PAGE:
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Blue Valley of Hope: Historical Christian Fiction A Mormon Elder Searches for Lost Sprituality and Love During the Civil War While Serving as a Rebel Officer

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In 1858, Rex Shumway was a young, idealistic Elder in the Church of Jesus Christ of Latter Day Saints. He sets out to bring the fullness of the Gospels in missionary work before the onset of America's Civil War. Rex is swept up in the tidal wave of war that spills over into the Shenandoah Valley where he had set down roots. Tested with tragedy, Rex loses his spirtual compa In 1858, Rex Shumway was a young, idealistic Elder in the Church of Jesus Christ of Latter Day Saints. He sets out to bring the fullness of the Gospels in missionary work before the onset of America's Civil War. Rex is swept up in the tidal wave of war that spills over into the Shenandoah Valley where he had set down roots. Tested with tragedy, Rex loses his spirtual compass as the war rages. Like flotsam on the sea, he moves through the war trying to regain his keel. He comes to be General Thomas "Stonewall" Jackson's staff minister and is thrust into the company or Rose O'Neal Greenhow, the famous spy. Near the end of the war, Rex finds himself in Andersonville, a notorious Rebel war prison. Located in Fort Sumter, it was known for the death of 100 Union soldiers each day.


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In 1858, Rex Shumway was a young, idealistic Elder in the Church of Jesus Christ of Latter Day Saints. He sets out to bring the fullness of the Gospels in missionary work before the onset of America's Civil War. Rex is swept up in the tidal wave of war that spills over into the Shenandoah Valley where he had set down roots. Tested with tragedy, Rex loses his spirtual compa In 1858, Rex Shumway was a young, idealistic Elder in the Church of Jesus Christ of Latter Day Saints. He sets out to bring the fullness of the Gospels in missionary work before the onset of America's Civil War. Rex is swept up in the tidal wave of war that spills over into the Shenandoah Valley where he had set down roots. Tested with tragedy, Rex loses his spirtual compass as the war rages. Like flotsam on the sea, he moves through the war trying to regain his keel. He comes to be General Thomas "Stonewall" Jackson's staff minister and is thrust into the company or Rose O'Neal Greenhow, the famous spy. Near the end of the war, Rex finds himself in Andersonville, a notorious Rebel war prison. Located in Fort Sumter, it was known for the death of 100 Union soldiers each day.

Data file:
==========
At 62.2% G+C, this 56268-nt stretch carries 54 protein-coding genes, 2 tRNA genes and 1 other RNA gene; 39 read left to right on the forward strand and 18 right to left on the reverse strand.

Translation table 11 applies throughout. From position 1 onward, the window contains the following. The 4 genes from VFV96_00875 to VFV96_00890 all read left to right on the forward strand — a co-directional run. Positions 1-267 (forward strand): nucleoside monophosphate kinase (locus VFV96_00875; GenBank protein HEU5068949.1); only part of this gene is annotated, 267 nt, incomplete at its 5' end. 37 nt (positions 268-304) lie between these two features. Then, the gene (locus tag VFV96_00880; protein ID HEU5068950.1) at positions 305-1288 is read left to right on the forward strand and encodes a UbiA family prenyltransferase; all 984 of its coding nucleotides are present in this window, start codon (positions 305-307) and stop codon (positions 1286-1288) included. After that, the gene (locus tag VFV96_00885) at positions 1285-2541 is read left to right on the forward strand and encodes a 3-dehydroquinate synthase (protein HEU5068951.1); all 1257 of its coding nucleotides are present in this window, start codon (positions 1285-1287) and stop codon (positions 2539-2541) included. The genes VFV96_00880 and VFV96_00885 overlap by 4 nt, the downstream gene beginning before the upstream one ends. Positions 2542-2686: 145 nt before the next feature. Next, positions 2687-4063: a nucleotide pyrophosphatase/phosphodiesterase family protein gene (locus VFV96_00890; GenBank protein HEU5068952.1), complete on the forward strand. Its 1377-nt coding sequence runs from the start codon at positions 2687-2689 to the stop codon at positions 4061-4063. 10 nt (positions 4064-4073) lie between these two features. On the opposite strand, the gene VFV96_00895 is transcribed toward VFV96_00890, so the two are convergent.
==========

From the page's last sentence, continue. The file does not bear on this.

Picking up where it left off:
34 review for Blue Valley of Hope: Historical Christian Fiction A Mormon Elder Searches for Lost Sprituality and Love During the Civil War While Serving as a Rebel Officer

  1. 5 out of 5

    Mary Barrett

    5 stars Very well written about the horrors of loss and deprivation surrounding the civil war. This book was written about an elder in the Morman church that was a minister to the men who fought in the confederate army. It kept me up until I was able to finish the whole book.

  2. 4 out of 5

    joy hill

  3. 4 out of 5

    lisa hoft

  4. 4 out of 5

    Carole D Hutchison

  5. 5 out of 5

    Cissy Hunt

  6. 4 out of 5

    tom nink

  7. 5 out of 5

    Ann Rohr

  8. 4 out of 5

    Mary R. Jimeno

  9. 5 out of 5

    Wilma Hamilton

  10. 4 out of 5

    Danece Stapleton

  11. 4 out of 5

    Mimi

  12. 5 out of 5

    Bobbie

  13. 5 out of 5

    Cheryl Hart

  14. 5 out of 5

    Lezli

  15. 4 out of 5

    Mardi Gorham

  16. 4 out of 5

    Dsrtedlt

  17. 4 out of 5

    The Celtic Rebel (Richard)

  18. 4 out of 5

    Krista Clore

  19. 5 out of 5

    Sally Roxburgh

  20. 5 out of 5

    Gertrude Otteson

  21. 4 out of 5

    Linda Elliott

  22. 5 out of 5

    Marybeth Hamilton, .

  23. 4 out of 5

    Ursula Flavien

  24. 5 out of 5

    jackie williams

  25. 4 out of 5

    Jaclyn hedden

  26. 5 out of 5

    Frances alverson

  27. 5 out of 5

    Allen Hincy

  28. 4 out of 5

    Vicki mcgrady

  29. 5 out of 5

    Larry Patterson

  30. 5 out of 5

    sue Woods

  31. 5 out of 5

    Polly McMahan

  32. 5 out of 5

    CHARLES BELL

  33. 5 out of 5

    Dianne McMahan

  34. 4 out of 5

    Judy Beasley

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